A study by the Columbia University Mailman School of Public Health and The City University of New York found that rates of cannabis use and daily cannabis use have increased across the US, and current cannabis use and daily use of those living in the States significantly higher among individuals. Relative to those where cannabis use remains illegal, recreational cannabis use has been legalized. The study also found that rates of cannabis use are even higher among Americans 12 and older who smoke cigarettes, and who live in states with recreational cannabis laws, compared to states where cannabis is illegal in 2017. was.
“Based on more than a decade of data, cannabis use was more prevalent in states where recreational use is legal for adults, relative to states where it was not in 2017. Still, cannabis use during this time period was not the case. The increase in use was just as fast, or faster, in states where cannabis use is prohibited by law, relative to states that legalized recreational use as of 2017,” said Renee Goodwin, PhD, of the Columbia Mailman School of Epidemiology. assistant professor of medicine and professor of epidemiology at CUNY, and lead said. author. “It remains to be seen how the legalized use and increasing use of cannabis among adults in all states – almost regardless of legal status – will affect the adolescent population. Recent trends, however, suggest a potential explosion in both age and outline the use of young age,” she said.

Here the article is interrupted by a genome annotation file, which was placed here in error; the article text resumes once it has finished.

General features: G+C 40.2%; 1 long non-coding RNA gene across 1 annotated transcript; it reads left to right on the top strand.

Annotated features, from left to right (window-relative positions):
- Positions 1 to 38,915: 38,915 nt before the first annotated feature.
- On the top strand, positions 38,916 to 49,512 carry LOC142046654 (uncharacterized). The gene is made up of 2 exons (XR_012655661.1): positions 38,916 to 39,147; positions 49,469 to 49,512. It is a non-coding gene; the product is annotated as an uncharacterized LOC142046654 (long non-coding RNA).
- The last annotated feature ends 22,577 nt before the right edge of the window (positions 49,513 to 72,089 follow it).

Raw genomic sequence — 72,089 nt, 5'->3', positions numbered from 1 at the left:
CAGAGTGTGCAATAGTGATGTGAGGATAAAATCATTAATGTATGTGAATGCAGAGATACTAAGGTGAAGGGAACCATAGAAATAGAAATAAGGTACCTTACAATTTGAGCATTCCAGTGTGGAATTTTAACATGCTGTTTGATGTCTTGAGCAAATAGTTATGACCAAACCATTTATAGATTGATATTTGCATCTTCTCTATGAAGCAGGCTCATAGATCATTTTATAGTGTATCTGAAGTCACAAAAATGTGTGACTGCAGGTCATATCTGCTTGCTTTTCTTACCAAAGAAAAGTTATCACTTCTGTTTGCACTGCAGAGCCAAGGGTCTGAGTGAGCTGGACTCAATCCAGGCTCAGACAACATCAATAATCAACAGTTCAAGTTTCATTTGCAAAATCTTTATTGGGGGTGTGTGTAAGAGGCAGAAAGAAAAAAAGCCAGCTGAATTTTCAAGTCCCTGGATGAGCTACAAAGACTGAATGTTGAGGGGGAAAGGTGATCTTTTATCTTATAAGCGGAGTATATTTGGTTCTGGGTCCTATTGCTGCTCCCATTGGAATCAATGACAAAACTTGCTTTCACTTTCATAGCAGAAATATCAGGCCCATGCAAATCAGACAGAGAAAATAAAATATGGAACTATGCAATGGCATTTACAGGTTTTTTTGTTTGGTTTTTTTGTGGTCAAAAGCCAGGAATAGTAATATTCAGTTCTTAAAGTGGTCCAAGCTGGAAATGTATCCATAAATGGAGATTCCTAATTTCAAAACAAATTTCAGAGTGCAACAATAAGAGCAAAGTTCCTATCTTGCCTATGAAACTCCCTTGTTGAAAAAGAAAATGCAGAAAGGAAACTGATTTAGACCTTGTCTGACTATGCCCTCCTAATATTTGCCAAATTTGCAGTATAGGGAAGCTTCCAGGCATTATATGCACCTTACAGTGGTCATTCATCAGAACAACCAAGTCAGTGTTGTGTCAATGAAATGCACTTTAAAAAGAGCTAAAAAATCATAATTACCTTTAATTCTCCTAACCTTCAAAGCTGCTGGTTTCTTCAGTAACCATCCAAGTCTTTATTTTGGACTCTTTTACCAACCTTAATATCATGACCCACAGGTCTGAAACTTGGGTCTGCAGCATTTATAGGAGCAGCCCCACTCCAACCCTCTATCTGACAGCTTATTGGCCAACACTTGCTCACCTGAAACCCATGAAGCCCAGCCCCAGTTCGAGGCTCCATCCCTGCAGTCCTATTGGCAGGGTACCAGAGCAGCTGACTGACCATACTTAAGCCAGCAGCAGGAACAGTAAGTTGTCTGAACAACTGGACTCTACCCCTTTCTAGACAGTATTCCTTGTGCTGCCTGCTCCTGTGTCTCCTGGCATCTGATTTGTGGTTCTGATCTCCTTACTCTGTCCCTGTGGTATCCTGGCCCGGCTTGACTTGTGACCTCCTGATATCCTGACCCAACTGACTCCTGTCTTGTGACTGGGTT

The researchers used data from the 2004–2017 National Survey on Drug Use and Health, a representative survey of American individuals 12 years of age and older. Residence status was used to determine state-level medical and recreational cannabis laws. The total sample was 784,293 respondents and for 2017 was 56,276 respondents.
The study found that cannabis use and daily cannabis use in the US increased with little difference in the pace of increase in the state-level legal status of cannabis use from 2004 to 2017. Cannabis use and daily cannabis use were much more common in recreational legal states. Cannabis use, relative to those with legal medical cannabis and those without legal cannabis use.
Cannabis use was also higher among Americans who smoke cigarettes in states that adopted recreational cannabis laws where cannabis use was not legal. In 2017, one in three (33 percent) daily cigarette smokers reported cannabis use in recreational legal states in the past month and nearly one in five (18 percent) reported daily cannabis use. In contrast, among nonsmokers, one in ten reported any cannabis use in recreational legal states and 3 percent of non-cigarette smokers in these states reported daily use.
The study found that of teens aged 12-17 who smoked cigarettes daily, the majority (73 percent) had used cannabis in the past month and nearly one in three (30 percent) used cannabis daily. was. Among teens who didn’t smoke cigarettes, 5 percent had used cannabis in the past month and one percent used cannabis daily.
The study is published online in the journal drug and alcohol dependence,
Goodwin said, “U.S. states are increasingly passing laws, yet what public education should be needed on how cannabis can be used safely. For example, retail licenses are being issued And it is expected that recreational retail outlets will open this year in New York State, yet New York has established evidence-based measures to outline safe cannabis use practices or to inform the public about the potential health risks associated with different levels of cannabis. Guidance has not been provided.”
Co-authors are Katarzyna Vyka, City University of New York and Andrea Weinberger, Yeshiva University.
The study was supported by the National Institutes of Health/National Institute on Drug Abuse (grant number R01-DA20892).